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Ex Vivo Perfusion Decellularization Of Rat Hindlimb For Vascular Composite Allotransplantation
Aisha Adil, HBSc1,2, Golnaz Karoubi, PhD1,3, Siba Haykal, MD, PhD, FRCSC, FACS1,4.
1Latner Thoracic Surgery Research Laboratories, University Health Network, Toronto, ON, Canada, 2Institute of Medical Science, Temerty Faculty of Medicine, University of Toronto, Toronto, ON, Canada, 3Department of Laboratory Medicine and Pathobiology, University of Toronto, Toronto, ON, Canada, 4Division of Plastic & Reconstructive Surgery, University Health Network, University of Toronto, Toronto, ON, Canada.

PURPOSE: Vascular composite allotransplantation (VCA) is a promising reconstructive surgical avenue for treating severe musculoskeletal and tissue loss in patients with limb trauma. However, due to high allograft immunogenicity and required long-term immunosuppression which poses increased risk of infections, malignancies, and toxicity, VCA's clinical implications are limited. Engineering acellular composite tissue allografts can help circumvent the need for immunosuppression and significantly advance VCA strategies.
METHODS: Rat hindlimbs were procured from cadaveric male Lewis rats whereby the common femoral artery was cannulated. A customized perfusion-based, single-pass, closed-system bioreactor was constructed to apply detergent perfusion at 0.1 mL/minute via. the cannulated artery using 0.25% sodium dodecyl sulfate (SDS) concentration. Endpoint of decellularization was determined by visual examination for systemic white, translucent appearance and by histological analyses. All tissue compartments including the skin, femoral vessels, nerves, muscle, and femur were individually assessed histologically for preservation of tissue architecture and absence of cellular content. For recellularization, human umbilical vein endothelial cells (HUVECs) and L6 rat myoblasts were selected.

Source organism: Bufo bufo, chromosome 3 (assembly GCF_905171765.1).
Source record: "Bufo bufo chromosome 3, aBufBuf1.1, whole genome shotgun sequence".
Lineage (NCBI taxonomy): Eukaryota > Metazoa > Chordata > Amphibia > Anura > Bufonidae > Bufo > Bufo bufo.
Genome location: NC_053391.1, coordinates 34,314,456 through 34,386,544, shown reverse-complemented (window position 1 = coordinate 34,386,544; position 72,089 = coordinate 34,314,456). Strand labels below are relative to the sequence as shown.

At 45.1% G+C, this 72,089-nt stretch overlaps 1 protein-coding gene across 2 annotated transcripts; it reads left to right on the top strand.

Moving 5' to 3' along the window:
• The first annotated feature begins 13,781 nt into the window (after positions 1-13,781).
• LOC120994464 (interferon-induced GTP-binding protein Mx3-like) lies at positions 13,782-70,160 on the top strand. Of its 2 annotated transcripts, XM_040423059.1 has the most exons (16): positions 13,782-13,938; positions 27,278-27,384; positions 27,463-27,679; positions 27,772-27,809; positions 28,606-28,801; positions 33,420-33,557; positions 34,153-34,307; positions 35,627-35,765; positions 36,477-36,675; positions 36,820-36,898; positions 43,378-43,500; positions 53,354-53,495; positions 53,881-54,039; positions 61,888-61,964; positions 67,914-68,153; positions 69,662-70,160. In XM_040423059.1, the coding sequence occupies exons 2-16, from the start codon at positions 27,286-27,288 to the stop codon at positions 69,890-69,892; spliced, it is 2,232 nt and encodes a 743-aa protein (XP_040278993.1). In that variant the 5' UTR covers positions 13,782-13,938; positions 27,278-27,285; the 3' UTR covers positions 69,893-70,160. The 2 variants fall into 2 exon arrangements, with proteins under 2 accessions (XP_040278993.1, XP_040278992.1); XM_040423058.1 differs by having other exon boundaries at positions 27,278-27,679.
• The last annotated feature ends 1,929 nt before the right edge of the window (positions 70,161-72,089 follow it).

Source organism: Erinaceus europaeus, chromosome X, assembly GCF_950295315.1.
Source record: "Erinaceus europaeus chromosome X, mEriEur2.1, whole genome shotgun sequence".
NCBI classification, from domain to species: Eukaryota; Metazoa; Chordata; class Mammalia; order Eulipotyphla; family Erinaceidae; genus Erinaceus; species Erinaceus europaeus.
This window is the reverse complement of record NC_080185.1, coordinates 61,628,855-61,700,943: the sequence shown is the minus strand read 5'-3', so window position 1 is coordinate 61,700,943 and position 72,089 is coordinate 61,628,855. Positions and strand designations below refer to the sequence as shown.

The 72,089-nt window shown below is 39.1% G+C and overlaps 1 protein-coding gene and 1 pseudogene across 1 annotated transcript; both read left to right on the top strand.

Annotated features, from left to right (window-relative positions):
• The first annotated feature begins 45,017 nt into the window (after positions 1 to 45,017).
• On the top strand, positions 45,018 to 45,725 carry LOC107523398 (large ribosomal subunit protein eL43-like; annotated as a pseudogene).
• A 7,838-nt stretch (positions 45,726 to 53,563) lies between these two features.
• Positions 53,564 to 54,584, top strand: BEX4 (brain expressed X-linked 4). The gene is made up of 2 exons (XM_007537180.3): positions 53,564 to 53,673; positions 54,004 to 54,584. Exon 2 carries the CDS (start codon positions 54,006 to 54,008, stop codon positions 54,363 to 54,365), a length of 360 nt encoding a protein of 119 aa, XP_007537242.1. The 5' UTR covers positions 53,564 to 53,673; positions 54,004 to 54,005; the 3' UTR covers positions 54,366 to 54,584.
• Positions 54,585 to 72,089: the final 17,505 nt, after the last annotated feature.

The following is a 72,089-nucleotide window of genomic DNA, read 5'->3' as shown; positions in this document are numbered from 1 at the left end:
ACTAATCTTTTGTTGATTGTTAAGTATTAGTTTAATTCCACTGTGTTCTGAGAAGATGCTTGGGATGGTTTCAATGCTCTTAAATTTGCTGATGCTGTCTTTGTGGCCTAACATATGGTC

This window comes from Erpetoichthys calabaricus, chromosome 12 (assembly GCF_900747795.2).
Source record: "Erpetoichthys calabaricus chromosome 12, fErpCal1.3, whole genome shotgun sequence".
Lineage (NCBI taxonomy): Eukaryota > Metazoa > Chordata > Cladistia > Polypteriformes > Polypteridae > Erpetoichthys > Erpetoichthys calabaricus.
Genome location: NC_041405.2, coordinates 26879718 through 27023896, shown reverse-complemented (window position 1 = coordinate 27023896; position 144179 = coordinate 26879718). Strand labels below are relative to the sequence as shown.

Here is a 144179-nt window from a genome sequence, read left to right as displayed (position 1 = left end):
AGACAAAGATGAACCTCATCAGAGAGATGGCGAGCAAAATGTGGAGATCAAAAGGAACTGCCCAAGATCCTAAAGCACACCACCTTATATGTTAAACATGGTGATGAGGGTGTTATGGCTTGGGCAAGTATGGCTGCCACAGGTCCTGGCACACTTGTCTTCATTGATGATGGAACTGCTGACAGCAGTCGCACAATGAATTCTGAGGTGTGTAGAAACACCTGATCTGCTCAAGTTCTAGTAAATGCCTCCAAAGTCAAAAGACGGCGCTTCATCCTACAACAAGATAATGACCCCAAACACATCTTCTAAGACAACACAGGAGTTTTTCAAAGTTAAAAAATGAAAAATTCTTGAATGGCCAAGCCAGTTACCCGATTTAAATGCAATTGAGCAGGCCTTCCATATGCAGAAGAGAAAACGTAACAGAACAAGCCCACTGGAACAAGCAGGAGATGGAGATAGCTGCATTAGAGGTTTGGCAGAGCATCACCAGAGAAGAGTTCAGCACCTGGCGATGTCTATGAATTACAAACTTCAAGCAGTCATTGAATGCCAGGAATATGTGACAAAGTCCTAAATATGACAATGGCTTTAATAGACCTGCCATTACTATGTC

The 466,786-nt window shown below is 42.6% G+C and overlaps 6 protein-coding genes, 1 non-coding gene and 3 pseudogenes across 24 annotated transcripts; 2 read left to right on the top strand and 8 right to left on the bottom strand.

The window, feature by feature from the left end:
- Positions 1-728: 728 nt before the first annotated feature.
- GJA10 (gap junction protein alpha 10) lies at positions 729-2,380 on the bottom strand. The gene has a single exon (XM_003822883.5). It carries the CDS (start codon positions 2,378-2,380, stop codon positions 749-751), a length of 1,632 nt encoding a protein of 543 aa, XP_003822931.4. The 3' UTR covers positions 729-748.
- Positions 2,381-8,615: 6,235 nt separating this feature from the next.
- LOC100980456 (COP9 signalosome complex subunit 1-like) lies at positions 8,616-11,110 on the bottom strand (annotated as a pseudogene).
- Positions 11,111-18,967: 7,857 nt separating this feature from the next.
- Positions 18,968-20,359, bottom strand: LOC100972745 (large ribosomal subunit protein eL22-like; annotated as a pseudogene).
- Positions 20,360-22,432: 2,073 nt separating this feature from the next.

RESULTS: Gross morphology showed systemic white, translucent appearance of decellularized hindlimbs in 0.25% SDS condition relative to native (Figure 1A). Histologically, 0.25% SDS concentration preserved tissue architecture across all tissue compartments. Notably, it retained up to the innermost nerve tissue, the endoneurium, and retained similar morphology relative to native tissues. Cellular content was absent across all decellularized tissues (Figure 1D). Additionally, the construction of a perfusable, single-pass, and closed-system bioreactor circuit was suitable for decellularization (Figure 1B). For recellularization, HUVECs and rat myoblasts will be used (Figure 1C).
CONCLUSION: Perfusion decellularization was successfully implemented and 0.25% SDS perfusion retained all tissue compartments and respective tissue architectures of the rat hindlimb. The successful bioreactor design can serve as a foundational model for sterilization and recellularization. Next steps include further characterization via. biochemical analyses for DNA and extracellular matrix content. This decellularized hindlimb model will be recellularized using HUVECs and rat myoblasts cells.


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